'The Midwife and the Witch' (1966)
Thomas R Forbes’ academic text, The Midwife and the Witch was published in 1966 by Yale University Press, in New Haven and London. Forbes held the position of Ebenezer K. Hunt Professor of Anatomy Emeritus and Senior Research Scholar in the History of Medicine at Yale University School of Medicine, and published a number of books in addition to The Midwife and the Witch, including Surgeons at the Bailey: English Forensic Medicine to 1878, a variety of articles, and acted as an editor on the Journal of the History of Medicine and Allied Sciences. The Hypatia Collection copy is a hardback version, with an illustrated book jacket featuring a cross design, which utilises a variety of early modern images, as well as the SATOR formula which is discussed in a chapter of the work.
Despite the title indicating a focus on witchcraft, the work investigates a number of areas of folklore and popular belief, including superstitions surrounding birds, the etymology of words, tests and charms surrounding fertility and childbirth, as well as the titular investigation of midwifery, largely based on the early modern period. The chapters are largely drawn from previous articles by Forbes including articles on the prediction of sex, and midwifery and witchcraft, initially published in 1959 and 1962 respectively.
Coming from a scientific background, Forbes approaches history from this perspective, offering modern medicinal perspectives on the issues discussed; when exploring early modern tests and rituals for determining the gender of children (including dreams, animal predictions, urine examination and the progression of the pregnancy) he subsequently outlines modern solutions for these questions, which may be considered anachronistic by more recent scholars. Similarly, Forbes’ treatment of ‘superstitions’ may be seen as typical of historiography at this time, though he states, ‘let not those who believe themselves enlightened look down on the superstitious. We are all still believers; the different lies in what we believe, and why’. Furthermore, Forbes’ view of midwives as typically witches following the ‘old religion’, purported by Murray, has been largely dismissed.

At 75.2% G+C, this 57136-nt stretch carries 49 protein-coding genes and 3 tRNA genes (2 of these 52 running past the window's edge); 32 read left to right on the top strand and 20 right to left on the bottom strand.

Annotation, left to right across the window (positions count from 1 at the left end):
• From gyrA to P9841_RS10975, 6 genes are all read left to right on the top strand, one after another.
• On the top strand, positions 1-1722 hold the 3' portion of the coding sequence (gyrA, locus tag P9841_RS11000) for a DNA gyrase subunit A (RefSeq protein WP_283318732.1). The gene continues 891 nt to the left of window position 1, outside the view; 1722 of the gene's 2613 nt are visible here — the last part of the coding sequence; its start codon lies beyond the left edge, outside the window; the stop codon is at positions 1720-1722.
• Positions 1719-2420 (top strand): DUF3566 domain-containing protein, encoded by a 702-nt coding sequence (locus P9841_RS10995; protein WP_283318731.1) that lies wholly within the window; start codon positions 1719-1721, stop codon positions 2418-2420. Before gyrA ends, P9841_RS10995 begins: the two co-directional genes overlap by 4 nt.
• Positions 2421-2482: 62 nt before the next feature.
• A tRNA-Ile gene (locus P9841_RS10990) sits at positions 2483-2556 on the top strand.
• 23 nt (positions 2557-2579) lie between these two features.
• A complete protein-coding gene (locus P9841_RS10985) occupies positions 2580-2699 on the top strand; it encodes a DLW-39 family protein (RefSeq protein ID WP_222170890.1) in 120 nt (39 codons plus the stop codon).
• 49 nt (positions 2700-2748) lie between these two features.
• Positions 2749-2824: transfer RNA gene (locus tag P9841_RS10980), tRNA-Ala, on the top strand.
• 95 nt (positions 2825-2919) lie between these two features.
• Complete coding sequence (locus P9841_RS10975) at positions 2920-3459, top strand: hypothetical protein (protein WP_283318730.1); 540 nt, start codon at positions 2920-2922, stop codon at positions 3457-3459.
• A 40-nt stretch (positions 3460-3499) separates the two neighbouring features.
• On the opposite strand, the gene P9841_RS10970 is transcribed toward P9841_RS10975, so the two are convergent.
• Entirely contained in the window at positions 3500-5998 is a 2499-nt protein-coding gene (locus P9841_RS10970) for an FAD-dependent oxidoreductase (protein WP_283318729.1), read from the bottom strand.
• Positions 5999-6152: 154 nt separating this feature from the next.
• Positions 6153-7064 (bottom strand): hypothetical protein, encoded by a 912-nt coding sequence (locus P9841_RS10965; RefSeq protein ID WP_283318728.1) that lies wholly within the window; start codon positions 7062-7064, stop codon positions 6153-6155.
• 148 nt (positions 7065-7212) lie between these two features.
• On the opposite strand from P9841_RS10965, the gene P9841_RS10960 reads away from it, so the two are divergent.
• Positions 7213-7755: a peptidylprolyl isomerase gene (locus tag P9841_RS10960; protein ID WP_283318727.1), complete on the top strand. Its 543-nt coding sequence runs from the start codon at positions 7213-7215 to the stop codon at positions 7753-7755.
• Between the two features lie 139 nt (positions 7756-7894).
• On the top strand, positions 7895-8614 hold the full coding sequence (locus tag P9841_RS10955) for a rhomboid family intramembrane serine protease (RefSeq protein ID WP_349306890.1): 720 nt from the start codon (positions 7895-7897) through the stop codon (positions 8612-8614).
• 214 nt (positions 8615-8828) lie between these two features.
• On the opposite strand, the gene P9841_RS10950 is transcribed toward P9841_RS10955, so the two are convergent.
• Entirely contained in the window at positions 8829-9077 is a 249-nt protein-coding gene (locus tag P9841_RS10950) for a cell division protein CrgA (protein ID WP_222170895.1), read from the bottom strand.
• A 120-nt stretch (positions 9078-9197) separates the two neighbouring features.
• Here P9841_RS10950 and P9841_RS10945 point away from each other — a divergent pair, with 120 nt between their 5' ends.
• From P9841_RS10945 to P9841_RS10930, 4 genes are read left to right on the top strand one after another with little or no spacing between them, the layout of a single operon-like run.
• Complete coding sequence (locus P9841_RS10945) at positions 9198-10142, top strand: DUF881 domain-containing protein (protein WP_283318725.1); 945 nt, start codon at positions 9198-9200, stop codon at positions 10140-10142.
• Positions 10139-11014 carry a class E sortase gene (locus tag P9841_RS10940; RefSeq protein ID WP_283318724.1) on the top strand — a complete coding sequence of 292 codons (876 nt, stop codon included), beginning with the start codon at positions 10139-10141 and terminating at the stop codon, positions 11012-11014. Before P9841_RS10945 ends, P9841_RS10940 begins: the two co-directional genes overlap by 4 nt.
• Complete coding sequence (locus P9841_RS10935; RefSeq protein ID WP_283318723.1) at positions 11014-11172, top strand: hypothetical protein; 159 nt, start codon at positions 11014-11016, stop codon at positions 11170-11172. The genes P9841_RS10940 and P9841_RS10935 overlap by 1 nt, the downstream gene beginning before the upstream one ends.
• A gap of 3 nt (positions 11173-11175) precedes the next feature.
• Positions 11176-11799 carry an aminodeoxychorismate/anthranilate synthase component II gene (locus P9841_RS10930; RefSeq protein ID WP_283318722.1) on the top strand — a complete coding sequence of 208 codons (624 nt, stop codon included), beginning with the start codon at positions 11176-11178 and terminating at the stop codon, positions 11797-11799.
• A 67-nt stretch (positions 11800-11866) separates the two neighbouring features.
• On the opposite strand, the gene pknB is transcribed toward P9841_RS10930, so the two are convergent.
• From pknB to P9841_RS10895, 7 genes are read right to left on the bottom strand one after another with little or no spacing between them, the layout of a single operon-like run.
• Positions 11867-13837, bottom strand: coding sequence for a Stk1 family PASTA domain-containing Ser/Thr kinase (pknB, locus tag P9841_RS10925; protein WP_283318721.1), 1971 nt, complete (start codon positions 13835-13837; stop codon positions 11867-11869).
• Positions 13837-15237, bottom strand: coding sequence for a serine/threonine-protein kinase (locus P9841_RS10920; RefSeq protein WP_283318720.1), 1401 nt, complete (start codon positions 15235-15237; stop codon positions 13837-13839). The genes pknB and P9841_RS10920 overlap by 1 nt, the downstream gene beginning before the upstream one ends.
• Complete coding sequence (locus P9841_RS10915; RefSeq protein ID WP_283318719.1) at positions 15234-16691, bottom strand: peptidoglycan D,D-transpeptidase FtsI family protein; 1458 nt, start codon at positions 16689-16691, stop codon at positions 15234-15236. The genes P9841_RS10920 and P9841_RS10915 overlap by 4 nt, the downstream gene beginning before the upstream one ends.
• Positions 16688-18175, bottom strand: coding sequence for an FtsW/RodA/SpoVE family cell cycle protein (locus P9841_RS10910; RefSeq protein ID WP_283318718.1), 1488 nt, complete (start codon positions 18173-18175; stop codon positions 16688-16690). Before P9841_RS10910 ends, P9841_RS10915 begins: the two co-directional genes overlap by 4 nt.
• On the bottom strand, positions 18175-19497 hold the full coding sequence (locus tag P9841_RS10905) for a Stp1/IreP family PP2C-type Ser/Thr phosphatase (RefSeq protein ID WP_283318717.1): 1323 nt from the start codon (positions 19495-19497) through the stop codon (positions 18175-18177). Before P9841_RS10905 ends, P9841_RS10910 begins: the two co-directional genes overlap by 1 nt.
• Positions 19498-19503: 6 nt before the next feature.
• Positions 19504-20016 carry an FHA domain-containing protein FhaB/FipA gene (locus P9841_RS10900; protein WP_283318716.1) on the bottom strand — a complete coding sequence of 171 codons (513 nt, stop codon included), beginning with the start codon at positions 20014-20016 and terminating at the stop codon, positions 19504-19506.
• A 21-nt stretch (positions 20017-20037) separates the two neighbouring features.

Nevertheless, this source offers a valuable bibliography of 700 items, as well as interesting perspectives on the ‘SATOR mystery’, charms, and popular belief. The SATOR square is argued to be based around the Pater Noster; while Barnett commented that the dates surrounding this argument are uncertain, this interpretation appears to have been largely accepted in modern scholarship. Other written and spoken word charms are also discussed in depth, while eagle stones and other birth charms are investigated, which have come under increased study in more recent scholarship. Thus, this book serves as a good introduction to a variety of primary sources surrounding popular belief, while also offering a critical analysis of these sources, with a focus on fertility and childbirth beliefs.
Looking for more sources?
The Hypatia Collection includes a number of sources which illustrate folklore and popular belief. For academic texts, see Katharine M. Briggs’ A Dictionary of British folk tales in the English language from 1977, or the feminist work The Women’s Encyclopaedia of myths and secrets from 1983. Olive Sharkey’s Old Days Old Ways offers an oral history of Irish folklore beliefs, while A Yearbook of Legends is collected and retold by Christine Chaundler.
Elsewhere, The University of Tennessee has a series of links and advice for locating folkloric sources while The Wellcome Library have a variety of digitized resources relating to folklore and popular belief, as well as maternity and fertility, which can be searched through their website.
Written by Imogen Knox